China pushes back at US overcapacity concerns as Yellen wraps visit

Beijing’s commerce minister dismissed as “groundless” US concerns that a surge of low-cost Chinese exports posed a risk to global markets, as Washington’s Treasury chief on Monday (8 April) wrapped up a visit aimed in part at addressing the issue.

During the visit by Treasury Secretary Janet Yellen, Chinese officials have sounded a positive note that ties between the two countries are on more stable footing, with both sides agreeing to open channels for further talks on the issue of excess industrial capacity — though differences clearly remain.

The US concern is that with Chinese government support creating more production capacity than global markets can absorb, a flood of cheap exports in key sectors like solar and electric vehicles could impact the growth of those industries elsewhere.

But commerce minister Wang Wentao said during a trip to Paris on Sunday that “the accusations of ‘overcapacity’ by the United States and Europe are groundless”, state-run Xinhua news agency reported.

Wang said Chinese electric vehicle makers’ rapid growth was due to innovation and established supply chains, not subsidies.

He added that Beijing would support businesses in defending their interests, Xinhua said.

Beijing has repeatedly dismissed concerns over its vast state support for industry.

The European Union has started a probe into Chinese electric car subsidies that could lead to tariffs on vehicles it believes are unfairly sold at a lower price, which Beijing last month condemned as “protectionism”.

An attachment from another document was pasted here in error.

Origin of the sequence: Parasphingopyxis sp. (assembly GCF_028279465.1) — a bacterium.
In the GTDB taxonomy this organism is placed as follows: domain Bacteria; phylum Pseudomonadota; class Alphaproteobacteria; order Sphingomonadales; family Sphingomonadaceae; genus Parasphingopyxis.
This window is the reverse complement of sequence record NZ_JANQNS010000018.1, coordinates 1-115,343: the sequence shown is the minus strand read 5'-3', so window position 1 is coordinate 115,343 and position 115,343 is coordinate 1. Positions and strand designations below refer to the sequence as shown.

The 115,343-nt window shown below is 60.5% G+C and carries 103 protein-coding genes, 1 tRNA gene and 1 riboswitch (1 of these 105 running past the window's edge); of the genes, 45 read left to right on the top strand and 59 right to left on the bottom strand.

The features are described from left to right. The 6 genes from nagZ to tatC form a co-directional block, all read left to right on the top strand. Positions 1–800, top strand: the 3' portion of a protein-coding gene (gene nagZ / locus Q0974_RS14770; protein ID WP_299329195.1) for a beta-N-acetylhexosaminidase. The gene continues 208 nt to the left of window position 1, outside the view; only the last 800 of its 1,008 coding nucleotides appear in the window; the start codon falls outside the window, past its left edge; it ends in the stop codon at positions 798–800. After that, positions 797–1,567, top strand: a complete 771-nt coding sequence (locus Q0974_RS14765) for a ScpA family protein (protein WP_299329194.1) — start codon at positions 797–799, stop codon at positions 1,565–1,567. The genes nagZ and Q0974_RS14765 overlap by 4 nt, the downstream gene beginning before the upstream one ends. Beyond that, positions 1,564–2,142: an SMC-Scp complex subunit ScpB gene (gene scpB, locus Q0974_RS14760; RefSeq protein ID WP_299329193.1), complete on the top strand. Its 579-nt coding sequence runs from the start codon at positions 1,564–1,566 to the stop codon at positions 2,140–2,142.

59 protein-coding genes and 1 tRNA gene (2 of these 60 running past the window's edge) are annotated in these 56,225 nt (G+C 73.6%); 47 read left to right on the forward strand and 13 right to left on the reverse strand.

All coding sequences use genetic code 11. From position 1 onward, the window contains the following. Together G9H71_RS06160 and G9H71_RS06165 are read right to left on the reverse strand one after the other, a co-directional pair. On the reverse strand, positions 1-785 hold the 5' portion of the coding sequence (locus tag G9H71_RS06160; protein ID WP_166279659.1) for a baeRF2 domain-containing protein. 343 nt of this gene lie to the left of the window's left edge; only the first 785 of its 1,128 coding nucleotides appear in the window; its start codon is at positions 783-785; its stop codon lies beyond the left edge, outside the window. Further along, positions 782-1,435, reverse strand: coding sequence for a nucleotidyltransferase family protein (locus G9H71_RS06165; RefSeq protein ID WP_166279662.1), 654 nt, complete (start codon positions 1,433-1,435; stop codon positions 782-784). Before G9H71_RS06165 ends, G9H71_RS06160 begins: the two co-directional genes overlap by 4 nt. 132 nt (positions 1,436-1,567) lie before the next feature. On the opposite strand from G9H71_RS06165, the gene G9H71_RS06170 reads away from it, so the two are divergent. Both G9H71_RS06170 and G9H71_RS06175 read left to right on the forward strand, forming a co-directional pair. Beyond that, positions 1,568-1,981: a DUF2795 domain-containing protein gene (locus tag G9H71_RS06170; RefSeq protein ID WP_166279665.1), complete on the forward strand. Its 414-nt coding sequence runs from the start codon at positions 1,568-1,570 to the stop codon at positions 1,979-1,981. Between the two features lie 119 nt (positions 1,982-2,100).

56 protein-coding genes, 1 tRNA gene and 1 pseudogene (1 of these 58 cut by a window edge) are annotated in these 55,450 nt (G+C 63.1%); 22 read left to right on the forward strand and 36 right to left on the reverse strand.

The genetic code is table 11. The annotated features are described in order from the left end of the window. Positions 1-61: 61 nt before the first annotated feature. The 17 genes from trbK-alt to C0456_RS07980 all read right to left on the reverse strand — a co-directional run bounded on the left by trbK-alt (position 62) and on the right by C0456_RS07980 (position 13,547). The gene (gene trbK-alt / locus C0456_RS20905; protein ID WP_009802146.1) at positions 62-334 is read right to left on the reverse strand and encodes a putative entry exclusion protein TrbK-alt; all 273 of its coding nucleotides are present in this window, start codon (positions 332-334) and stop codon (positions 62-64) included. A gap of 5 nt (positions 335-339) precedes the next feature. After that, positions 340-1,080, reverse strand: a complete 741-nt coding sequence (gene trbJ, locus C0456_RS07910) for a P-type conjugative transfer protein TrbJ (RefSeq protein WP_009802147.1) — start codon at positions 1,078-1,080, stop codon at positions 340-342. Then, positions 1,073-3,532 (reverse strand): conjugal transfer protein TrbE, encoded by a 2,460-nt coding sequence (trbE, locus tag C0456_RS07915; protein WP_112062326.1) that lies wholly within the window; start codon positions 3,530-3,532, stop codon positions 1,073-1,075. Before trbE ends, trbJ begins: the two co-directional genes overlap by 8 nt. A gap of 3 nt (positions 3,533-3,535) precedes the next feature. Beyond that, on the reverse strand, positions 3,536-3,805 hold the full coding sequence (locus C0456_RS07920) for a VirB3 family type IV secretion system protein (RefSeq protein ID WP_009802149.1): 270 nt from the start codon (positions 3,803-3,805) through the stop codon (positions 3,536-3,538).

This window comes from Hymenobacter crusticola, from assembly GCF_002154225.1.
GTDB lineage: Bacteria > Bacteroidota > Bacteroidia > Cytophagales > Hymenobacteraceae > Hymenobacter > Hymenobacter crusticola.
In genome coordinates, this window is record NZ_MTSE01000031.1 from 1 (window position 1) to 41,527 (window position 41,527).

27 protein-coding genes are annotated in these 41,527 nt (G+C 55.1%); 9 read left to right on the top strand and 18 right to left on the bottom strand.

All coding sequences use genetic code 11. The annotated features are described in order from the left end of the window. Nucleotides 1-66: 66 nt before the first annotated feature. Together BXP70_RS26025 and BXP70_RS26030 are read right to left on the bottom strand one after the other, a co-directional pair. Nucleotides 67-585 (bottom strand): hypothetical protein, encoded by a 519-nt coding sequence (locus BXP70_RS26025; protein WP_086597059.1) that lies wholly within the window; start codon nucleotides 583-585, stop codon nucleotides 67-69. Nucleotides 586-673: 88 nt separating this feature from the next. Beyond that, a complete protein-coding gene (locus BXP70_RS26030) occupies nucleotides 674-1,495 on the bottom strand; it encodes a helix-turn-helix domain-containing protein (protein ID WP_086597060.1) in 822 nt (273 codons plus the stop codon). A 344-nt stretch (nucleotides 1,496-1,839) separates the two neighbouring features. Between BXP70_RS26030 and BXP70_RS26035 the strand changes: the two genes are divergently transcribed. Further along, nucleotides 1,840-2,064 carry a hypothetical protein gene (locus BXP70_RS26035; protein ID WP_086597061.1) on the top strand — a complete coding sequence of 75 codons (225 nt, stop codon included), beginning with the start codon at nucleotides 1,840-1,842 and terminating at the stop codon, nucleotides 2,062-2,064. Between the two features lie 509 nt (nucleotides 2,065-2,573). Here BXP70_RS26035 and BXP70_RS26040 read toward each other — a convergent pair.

Yellen has brought up overcapacity repeatedly in talks with officials and business leaders in the southern city of Guangzhou and the capital Beijing.

In addition to tackling the issue with her counterpart Vice Premier He Lifeng over some 11 hours of engagement, she also raised it with Premier Li Qiang in a bid to bring the concerns to the highest levels of Chinese policymaking.

According to Xinhua, Li told Yellen that Washington should view the matter of production capacity “objectively” and from a “market-oriented” perspective.

He added that the growth of China’s new energy industry “will make important contributions to the global green and low-carbon transition”, the readout of their bilateral meeting said.

Yellen, for her part, has acknowledged that “this is a complicated issue that involves their entire macroeconomic and industrial strategy”.

“It’s not going to be solved in an afternoon or a month,” she earlier told reporters in Guangzhou.

But she said Chinese officials had “heard that this is an important issue to us” and one that will be critical to the bilateral relationship, as well as China’s ties with other countries, going forward.

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